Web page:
More importantly than that, if we move tokens out of a locked or locked, an allocated lock pool for some purpose the community is told about it.
There was a circumstance where that occurred, so our Gold pool staking is locked up for five months. The purpose of that was it drops in June. There was 3.8 million tokens worth of rewards that are added to that smart contract now. In order to to keep our commitment to the community, we said okay we’re going to take those tokens because it’s more than we have in circulation — that we the team don’t have the tokens to provide the rewards, but we have to fund the smart contract — so we take them out of the pool, we fund the smart contract, but in that particular pool there’s no early unstake rewards. If you want to unstake early, you get nothing.
So those tokens cannot enter circulation until after the six-month commitment is up, at which point they will enter and increase the circulating supply. Before we did that we told the community; hey this transaction is going to happen. Simple. Nobody cares. They want rewards, to know what’s going on. People are smart, and this is an incredibly incredibly savvy retail investor environment and all they want is the truth. They just want authenticity.
b — That’s true, that’s all they care about.
a — And so if we have to make a change, we say. ‘hey guys we screwed up, we only put 300 million in the ecosystem rewards pool, and we put this other 200 million over here. We made a mistake, we’re going to move 100 from here and put it there because of this reason’. No one’s going to say say no.
We’re exploring some marketing strategies or opportunities, or we’re in discussions within a centralized exchange because of the gas problem, we need to pull 10 million tokens out of the exchange pool and move them into circulation.
b– Yea, it makes sense.
a — People are going to be okay with it. They just want to know the truth and authenticity.
b — And that’ll be reflected in the Telegram and any other social platforms that you utilize that will show based on feedback based on growth of numbers as well.
Now one of the things we didn’t touch on is that you know in discussing the potential for rug pools, often indicators are there based on anonymity you know if your team’s anonymous, or even a pseudonymous that is a red flag often, because you know their risks are very high when they can just be nobody they can literally be anybody they want. And we’ve seen this you know in liquidity mining incidents and even as you mentioned with those very creative very effective flash zone incidents, as well all kinds of anonymity builds into this and adds risk. You aren’t that, you are literally right here. I can see you, I’m listening to you that matters I think a lot in business.
b — Now gentlemen, one of the things I really wanted to ask you about both is what about things like exchanges and whether they be dexers or sexes or cex’s — are you talking to the crypto world in terms of continuing this line of progress in terms of liquidity? Because often that’s what happens [is] you launch the token, and then different people in the teams they have connections to the right people in the right place.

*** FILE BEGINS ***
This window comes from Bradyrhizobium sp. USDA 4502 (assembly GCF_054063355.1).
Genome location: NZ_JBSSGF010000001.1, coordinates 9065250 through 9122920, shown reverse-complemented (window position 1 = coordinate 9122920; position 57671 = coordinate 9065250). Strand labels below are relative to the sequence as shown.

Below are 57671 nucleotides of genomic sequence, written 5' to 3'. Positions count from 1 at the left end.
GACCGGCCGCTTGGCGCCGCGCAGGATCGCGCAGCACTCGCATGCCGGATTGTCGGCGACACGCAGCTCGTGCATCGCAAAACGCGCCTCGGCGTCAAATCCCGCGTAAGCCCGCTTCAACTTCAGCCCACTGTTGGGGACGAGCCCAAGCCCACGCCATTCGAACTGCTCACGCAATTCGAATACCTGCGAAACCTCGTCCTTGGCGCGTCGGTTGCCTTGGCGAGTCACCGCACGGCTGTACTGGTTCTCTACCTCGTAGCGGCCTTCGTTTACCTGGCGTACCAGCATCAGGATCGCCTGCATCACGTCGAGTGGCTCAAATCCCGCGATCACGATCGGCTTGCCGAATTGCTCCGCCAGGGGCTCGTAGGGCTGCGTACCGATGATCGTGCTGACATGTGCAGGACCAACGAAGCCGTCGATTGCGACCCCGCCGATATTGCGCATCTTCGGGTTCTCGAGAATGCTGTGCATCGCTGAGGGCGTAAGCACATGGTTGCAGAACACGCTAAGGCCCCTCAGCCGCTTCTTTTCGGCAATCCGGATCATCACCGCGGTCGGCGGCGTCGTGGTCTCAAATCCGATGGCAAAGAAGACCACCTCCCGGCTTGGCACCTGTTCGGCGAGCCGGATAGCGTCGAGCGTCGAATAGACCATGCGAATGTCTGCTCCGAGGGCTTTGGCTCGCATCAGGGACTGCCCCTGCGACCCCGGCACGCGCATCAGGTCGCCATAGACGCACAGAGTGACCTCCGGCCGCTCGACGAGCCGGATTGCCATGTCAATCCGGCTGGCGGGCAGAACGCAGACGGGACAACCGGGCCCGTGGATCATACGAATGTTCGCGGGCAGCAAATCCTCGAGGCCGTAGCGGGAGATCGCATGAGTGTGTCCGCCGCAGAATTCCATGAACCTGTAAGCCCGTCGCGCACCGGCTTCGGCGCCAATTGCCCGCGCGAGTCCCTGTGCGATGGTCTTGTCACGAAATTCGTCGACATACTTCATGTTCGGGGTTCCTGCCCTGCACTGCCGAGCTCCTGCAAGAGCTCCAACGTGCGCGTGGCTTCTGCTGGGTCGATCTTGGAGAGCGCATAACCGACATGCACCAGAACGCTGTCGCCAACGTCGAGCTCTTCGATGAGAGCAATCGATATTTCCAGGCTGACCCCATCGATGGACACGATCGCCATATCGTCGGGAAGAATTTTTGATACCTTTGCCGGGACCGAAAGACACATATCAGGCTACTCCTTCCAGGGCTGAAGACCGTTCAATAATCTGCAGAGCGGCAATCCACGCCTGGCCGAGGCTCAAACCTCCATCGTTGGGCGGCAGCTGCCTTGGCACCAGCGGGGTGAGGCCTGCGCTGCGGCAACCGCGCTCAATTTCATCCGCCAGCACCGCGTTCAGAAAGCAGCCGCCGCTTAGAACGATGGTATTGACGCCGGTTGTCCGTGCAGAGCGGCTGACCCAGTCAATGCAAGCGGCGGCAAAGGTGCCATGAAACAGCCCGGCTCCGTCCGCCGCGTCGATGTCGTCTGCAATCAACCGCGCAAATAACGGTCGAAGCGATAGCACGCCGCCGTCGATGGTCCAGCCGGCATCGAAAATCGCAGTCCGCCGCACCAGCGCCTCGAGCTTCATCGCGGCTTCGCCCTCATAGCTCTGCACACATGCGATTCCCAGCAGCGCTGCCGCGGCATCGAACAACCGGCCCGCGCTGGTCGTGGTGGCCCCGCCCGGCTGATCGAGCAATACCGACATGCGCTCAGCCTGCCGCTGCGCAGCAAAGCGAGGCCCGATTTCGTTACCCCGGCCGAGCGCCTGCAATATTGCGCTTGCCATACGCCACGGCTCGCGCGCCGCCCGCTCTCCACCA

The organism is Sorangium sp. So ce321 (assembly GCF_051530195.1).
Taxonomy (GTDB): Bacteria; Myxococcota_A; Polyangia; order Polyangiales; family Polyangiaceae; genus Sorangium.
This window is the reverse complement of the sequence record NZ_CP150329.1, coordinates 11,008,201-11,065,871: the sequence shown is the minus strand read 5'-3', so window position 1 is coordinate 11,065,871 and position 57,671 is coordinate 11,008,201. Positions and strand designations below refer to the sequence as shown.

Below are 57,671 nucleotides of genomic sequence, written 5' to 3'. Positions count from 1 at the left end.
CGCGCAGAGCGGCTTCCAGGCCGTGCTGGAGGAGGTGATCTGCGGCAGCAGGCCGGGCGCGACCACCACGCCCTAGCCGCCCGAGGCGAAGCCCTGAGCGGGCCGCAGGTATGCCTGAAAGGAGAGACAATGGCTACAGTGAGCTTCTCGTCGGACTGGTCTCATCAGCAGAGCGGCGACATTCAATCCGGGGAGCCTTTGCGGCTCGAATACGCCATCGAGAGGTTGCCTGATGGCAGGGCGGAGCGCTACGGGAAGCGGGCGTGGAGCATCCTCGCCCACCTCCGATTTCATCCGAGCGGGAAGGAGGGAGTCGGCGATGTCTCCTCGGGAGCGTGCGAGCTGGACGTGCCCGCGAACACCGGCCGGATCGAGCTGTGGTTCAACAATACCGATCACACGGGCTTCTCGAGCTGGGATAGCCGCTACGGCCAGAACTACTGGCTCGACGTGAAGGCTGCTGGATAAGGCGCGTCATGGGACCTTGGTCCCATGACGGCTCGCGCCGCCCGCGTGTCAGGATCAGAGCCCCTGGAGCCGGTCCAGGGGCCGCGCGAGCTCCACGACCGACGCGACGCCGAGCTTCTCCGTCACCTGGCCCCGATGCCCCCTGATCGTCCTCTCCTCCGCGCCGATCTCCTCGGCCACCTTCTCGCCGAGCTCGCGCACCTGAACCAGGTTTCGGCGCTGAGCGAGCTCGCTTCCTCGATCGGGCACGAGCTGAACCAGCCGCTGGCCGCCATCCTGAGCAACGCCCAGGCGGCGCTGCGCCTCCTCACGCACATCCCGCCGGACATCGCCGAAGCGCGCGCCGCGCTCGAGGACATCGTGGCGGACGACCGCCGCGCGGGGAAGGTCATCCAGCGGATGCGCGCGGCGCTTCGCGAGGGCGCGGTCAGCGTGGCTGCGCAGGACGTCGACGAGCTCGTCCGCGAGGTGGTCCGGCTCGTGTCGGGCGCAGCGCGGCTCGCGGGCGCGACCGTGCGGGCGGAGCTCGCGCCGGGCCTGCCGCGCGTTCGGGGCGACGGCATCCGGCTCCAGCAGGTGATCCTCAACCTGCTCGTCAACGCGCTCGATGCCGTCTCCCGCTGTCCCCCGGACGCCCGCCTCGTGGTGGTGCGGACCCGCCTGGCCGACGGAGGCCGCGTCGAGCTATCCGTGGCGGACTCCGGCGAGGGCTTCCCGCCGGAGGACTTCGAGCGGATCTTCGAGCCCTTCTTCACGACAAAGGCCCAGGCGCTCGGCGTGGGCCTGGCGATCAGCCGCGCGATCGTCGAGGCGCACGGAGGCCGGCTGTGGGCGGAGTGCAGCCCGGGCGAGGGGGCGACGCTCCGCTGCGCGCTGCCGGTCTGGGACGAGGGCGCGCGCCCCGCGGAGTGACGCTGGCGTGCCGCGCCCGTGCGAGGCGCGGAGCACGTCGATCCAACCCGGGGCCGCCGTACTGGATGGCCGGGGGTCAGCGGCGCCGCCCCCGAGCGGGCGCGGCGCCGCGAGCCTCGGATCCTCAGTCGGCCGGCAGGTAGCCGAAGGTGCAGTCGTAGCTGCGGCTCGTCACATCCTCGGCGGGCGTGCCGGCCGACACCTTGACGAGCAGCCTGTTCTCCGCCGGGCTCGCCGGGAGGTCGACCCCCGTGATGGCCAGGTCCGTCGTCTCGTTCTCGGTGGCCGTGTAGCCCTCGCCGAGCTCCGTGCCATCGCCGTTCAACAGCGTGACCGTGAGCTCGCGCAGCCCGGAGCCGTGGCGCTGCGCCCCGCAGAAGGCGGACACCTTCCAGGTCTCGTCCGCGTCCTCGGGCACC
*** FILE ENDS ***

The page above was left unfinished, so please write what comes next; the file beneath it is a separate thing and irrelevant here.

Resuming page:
s — I’ll let Alex obviously answer that one but in terms of our approach.
So corporations, in general, over the last several years have had this big push towards increasing demand for greater transparency, and that’s the ethos that we’re also adhering to. So that’s obviously pushed initially by millennials…
Coming back to publications. It used to be like an enterprise would have Annual Reports & Accounts. And that’s it. Whereas now you have employee magazines, health and safety’s, AGM’s, logistics, minutes, internal reports, disaster planning, energy efficiency, yadda yadda yadda yadda…
There’s a lot of communications coming out — and all of those are seeking to transparency, and that’s really what we’re also about.
We’re completely aligning with that, and that transparency fuels our ecosystem because there are more communications coming out. So whether it’s physical publications, or minutes, or other things, there are more elements to be communicated, which fuels the VersoView platform.
b — That’s a really good point.
NETWORK OF VALUE, PART II
b — Alex, as you know, transparency is going to be key also for the crypto speak when it comes to the roadmap and the planning to build out partnerships, because we’ve seen too many partnerships of partnerships say we seem too many listings for price tag as well because of all the hype and family that tends to come with it. So will there be less focus on that kind of hype and and more on just the meaning behind it and the needs and liquidity that it brings
a — Yeah. I’ve said it a few times but I talk about the ‘network of value’… and one of the things when you start to surround yourself with a certain type of project, or a certain type of person, or a certain type of business, you just come across less people interested in that. So as far as like generating partnerships just so we can say we have one, it’s not really something we’re exploring right now.